Globalization, Domestic Institutions, and Enforcement of Labor Law: Evidence from Latin America

17 Pages Posted: 31 Jan 2012

See all articles by Lucas Ronconi

Lucas Ronconi

Centro de Investigación y Acción Social & CONICET

Date Written: January 2012

Abstract

This paper provides new measures of government enforcement of labor regulations in eighteen Latin American countries between 1985 and 2009, and explores how it is affected by external and domestic factors. The results suggest that governments react to the competitive pressures produced by trade opening by turning a blind eye to noncompliance, but increase enforcement in response to higher FDI. Governments also react to the demands of their constituent base to keep their support and reinforce partisan affinities, and workers are more effective in more democratic systems.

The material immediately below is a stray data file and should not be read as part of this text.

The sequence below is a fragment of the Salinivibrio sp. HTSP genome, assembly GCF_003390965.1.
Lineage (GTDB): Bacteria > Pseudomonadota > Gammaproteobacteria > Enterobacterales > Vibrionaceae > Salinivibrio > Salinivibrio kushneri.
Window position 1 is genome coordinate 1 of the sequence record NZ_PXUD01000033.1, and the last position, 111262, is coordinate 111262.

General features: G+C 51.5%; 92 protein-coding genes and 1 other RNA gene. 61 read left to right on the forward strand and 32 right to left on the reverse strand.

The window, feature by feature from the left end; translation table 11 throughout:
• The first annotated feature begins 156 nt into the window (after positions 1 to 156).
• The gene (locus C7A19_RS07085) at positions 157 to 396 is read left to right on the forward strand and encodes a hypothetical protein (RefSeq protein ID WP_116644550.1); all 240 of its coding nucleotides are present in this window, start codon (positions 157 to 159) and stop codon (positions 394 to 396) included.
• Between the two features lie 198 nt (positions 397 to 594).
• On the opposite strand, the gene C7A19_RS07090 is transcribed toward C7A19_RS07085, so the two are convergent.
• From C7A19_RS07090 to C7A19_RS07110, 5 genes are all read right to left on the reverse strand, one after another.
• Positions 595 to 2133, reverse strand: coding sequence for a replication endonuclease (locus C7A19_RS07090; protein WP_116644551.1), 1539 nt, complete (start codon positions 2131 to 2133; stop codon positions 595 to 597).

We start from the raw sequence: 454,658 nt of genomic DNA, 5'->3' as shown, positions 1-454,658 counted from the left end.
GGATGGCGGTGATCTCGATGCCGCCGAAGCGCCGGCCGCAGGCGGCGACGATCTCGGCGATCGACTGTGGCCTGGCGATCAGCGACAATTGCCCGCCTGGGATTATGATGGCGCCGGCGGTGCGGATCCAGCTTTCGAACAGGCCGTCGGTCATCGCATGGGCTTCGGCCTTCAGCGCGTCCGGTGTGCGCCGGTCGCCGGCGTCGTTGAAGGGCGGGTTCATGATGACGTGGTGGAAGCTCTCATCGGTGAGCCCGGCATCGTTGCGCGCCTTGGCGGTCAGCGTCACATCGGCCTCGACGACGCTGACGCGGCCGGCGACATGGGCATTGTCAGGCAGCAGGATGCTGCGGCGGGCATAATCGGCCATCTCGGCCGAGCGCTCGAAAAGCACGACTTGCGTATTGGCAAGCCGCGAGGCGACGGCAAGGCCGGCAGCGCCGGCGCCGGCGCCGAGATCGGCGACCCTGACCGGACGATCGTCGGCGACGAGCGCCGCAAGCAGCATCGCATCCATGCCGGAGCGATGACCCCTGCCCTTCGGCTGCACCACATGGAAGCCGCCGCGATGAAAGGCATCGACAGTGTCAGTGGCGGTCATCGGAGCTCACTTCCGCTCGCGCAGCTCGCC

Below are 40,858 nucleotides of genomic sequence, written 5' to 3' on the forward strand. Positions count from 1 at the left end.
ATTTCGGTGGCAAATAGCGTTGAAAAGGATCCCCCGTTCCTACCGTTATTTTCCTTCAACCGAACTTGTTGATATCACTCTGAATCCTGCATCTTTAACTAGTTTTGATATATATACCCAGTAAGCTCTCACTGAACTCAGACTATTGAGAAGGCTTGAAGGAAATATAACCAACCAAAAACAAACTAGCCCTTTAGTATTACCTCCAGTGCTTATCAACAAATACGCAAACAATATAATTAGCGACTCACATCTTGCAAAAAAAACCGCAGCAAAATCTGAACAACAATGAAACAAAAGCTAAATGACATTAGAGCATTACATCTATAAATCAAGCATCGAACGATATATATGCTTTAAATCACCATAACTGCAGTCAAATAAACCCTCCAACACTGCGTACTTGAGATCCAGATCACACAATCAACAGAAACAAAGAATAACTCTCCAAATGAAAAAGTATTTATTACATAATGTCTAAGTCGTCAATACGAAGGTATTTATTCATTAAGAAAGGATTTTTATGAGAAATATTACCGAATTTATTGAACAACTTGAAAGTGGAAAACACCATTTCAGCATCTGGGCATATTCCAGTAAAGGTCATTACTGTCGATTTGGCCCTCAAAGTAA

Suggested Citation

Ronconi, Lucas, Globalization, Domestic Institutions, and Enforcement of Labor Law: Evidence from Latin America (January 2012). Industrial Relations: A Journal of Economy and Society, Vol. 51, Issue 1, pp. 89-105, 2012. Available at SSRN: https://ssrn.com/abstract=1995953 or http://dx.doi.org/10.1111/j.1468-232X.2011.00664.x

Lucas Ronconi (Contact Author)

Centro de Investigación y Acción Social & CONICET ( email )

Av. Callao 542
Buenos Aires, 1022
Argentina

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